Information Collection and Use

We require site users to register with Mondaq (and its affiliate sites) to view the free information on the site. We also collect information from our users at several different points on the websites: this is so that we can customise the sites according to individual usage, provide 'session-aware' functionality, and ensure that content is acquired and developed appropriately. This gives us an overall picture of our user profiles, which in turn shows to our Editorial Contributors the type of person they are reaching by posting articles on Mondaq (and its affiliate sites) – meaning more free content for registered users.

We are only able to provide the material on the Mondaq (and its affiliate sites) site free to site visitors because we can pass on information about the pages that users are viewing and the personal information users provide to us (e.g. email addresses) to reputable contributing firms such as law firms who author those pages. We do not sell or rent information to anyone else other than the authors of those pages, who may change from time to time. Should you wish us not to disclose your details to any of these parties, please tick the box above or tick the box marked "Opt out of Registration Information Disclosure" on the Your Profile page. We and our author organisations may only contact you via email or other means if you allow us to do so. Users can opt out of contact when they register on the site, or send an email to with “no disclosure” in the subject heading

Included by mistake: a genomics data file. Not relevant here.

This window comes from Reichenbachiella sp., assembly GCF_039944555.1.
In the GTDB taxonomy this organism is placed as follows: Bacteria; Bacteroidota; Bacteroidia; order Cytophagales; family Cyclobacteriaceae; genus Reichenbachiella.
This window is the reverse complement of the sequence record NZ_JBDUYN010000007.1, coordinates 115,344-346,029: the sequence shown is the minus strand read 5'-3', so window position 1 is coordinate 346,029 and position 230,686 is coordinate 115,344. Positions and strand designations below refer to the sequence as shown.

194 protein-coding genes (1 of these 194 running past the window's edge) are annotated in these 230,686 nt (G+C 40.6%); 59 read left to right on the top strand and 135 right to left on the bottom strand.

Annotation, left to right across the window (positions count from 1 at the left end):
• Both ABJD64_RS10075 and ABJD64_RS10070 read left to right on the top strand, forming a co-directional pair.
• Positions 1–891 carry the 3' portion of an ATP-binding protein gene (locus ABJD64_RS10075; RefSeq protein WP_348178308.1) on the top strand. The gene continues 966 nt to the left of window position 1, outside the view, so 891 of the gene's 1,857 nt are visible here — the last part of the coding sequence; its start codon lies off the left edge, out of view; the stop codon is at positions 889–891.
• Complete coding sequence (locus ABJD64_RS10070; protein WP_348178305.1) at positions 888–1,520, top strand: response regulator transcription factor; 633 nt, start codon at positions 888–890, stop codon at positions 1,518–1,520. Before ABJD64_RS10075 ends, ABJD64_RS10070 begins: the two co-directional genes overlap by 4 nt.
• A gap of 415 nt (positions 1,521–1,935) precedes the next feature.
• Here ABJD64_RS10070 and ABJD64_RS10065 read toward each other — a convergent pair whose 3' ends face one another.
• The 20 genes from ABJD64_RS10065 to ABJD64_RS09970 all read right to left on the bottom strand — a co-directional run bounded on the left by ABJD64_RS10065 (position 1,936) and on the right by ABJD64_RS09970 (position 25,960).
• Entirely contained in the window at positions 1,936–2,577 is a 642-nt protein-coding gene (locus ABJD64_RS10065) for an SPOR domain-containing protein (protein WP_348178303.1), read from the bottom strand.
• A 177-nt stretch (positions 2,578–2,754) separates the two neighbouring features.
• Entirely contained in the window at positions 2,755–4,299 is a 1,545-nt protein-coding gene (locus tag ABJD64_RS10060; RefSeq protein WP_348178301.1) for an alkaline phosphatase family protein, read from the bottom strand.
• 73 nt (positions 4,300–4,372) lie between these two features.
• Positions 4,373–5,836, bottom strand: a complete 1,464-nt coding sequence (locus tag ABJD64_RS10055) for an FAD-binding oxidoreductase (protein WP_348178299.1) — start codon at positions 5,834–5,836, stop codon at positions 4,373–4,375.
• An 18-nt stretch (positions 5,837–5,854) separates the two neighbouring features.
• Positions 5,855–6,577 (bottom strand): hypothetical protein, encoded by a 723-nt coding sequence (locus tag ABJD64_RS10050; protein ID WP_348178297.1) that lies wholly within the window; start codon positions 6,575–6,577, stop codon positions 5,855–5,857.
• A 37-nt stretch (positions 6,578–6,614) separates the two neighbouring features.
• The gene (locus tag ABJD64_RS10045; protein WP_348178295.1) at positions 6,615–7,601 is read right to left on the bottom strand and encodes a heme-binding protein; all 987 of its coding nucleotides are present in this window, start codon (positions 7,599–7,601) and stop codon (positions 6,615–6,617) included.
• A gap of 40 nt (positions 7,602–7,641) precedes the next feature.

Mondaq News Alerts

In order to receive Mondaq News Alerts, users have to complete a separate registration form. This is a personalised service where users choose regions and topics of interest and we send it only to those users who have requested it. Users can stop receiving these Alerts by going to the Mondaq News Alerts page and deselecting all interest areas. In the same way users can amend their personal preferences to add or remove subject areas.